This morning I received notification that a friend had passed away. Many remember him as a shaker and a doer in the agile community. He was that, but he did it quietly. He made changes without a lot of fanfare. He told stories – many of them starting when he was doing his rock star thing.
I don’t remember the first time I met David Hussman, but I do remember the first time he impacted my way of thinking. Jean Tabaka (also sadly gone), gave a workshop at Agile 2008 on Zen, The Beginner’s mind. Mark Levison wrote an article about that workshop that does much better justice than I could if you want to know more, you can look it up here – https://www.infoq.com/news/2008/08/beginners_mind
I walked out of that workshop … changed. In 2008, I was just finishing our first book Agile Testing with Lisa Crispin, and I realized how easy it is to fall into the ‘expert trap’. I try very hard each and every day to look at life with a beginner’s mind. To be open, to listen, to be willing to change and adapt what I believe. I am not always successful. To a large part, I credit that way of thinking to what I’ve learned from watching and listening to David.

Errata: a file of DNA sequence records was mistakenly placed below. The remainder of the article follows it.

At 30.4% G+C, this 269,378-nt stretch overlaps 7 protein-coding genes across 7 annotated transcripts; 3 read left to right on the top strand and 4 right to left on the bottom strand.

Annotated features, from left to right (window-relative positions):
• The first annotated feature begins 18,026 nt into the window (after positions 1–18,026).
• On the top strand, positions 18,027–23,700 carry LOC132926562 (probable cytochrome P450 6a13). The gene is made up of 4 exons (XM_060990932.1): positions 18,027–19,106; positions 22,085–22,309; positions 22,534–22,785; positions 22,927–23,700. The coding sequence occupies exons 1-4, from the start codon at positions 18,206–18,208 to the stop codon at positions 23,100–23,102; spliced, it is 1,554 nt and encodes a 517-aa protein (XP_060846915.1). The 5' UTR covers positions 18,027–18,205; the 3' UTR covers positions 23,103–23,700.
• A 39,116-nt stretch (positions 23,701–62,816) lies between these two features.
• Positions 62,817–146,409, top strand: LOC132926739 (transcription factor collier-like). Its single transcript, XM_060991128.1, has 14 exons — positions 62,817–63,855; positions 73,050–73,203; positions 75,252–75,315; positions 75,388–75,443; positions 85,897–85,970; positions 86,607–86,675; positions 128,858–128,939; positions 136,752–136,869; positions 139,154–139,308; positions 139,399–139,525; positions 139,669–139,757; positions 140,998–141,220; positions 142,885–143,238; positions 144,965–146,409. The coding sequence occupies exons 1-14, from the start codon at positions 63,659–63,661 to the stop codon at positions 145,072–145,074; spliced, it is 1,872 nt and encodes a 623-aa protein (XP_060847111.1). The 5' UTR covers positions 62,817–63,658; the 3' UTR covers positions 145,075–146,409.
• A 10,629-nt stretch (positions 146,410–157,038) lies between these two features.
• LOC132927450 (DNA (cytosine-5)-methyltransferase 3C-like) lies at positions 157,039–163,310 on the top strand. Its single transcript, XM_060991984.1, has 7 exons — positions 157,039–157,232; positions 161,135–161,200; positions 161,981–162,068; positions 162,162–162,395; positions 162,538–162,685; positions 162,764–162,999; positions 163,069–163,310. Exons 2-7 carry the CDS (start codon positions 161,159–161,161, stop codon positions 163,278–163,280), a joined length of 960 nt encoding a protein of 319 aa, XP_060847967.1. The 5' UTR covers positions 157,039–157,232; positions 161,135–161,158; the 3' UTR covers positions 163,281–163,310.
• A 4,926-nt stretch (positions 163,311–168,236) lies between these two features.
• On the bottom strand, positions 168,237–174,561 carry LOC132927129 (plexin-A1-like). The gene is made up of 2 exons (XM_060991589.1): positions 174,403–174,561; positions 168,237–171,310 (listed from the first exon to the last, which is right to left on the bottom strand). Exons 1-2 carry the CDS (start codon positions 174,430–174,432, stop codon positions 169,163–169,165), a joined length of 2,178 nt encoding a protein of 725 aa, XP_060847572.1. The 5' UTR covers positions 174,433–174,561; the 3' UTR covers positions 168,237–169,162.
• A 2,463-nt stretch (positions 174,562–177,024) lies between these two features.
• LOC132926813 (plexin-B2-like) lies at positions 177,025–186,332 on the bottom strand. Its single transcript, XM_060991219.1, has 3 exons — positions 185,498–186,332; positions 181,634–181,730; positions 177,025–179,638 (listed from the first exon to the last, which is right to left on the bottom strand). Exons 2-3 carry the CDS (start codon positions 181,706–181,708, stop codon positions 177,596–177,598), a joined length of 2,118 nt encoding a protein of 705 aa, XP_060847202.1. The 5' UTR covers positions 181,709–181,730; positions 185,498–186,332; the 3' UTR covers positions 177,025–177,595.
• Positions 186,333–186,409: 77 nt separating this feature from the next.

I co-facilitated a workshop with David once in 2014. I learned a lot about him during our preparation – he wasn’t as concerned as I was about being ready and having perfect slides. However, during the workshop itself, I learned a tremendous amount about facilitating, and about leading from behind. How to get people to open up and share their experiences, tell their stories…
Some people have a quiet impact, but one that resonates deep inside. David was one of those – at least for me, and I am guessing for many others. He believed in community. He spread his joy of life where ever he went, and whomever he was with. His life – to me, was a quiet but always a very powerful presence.
I think this world would be a better place if we emulated people like David. He left this world a better place.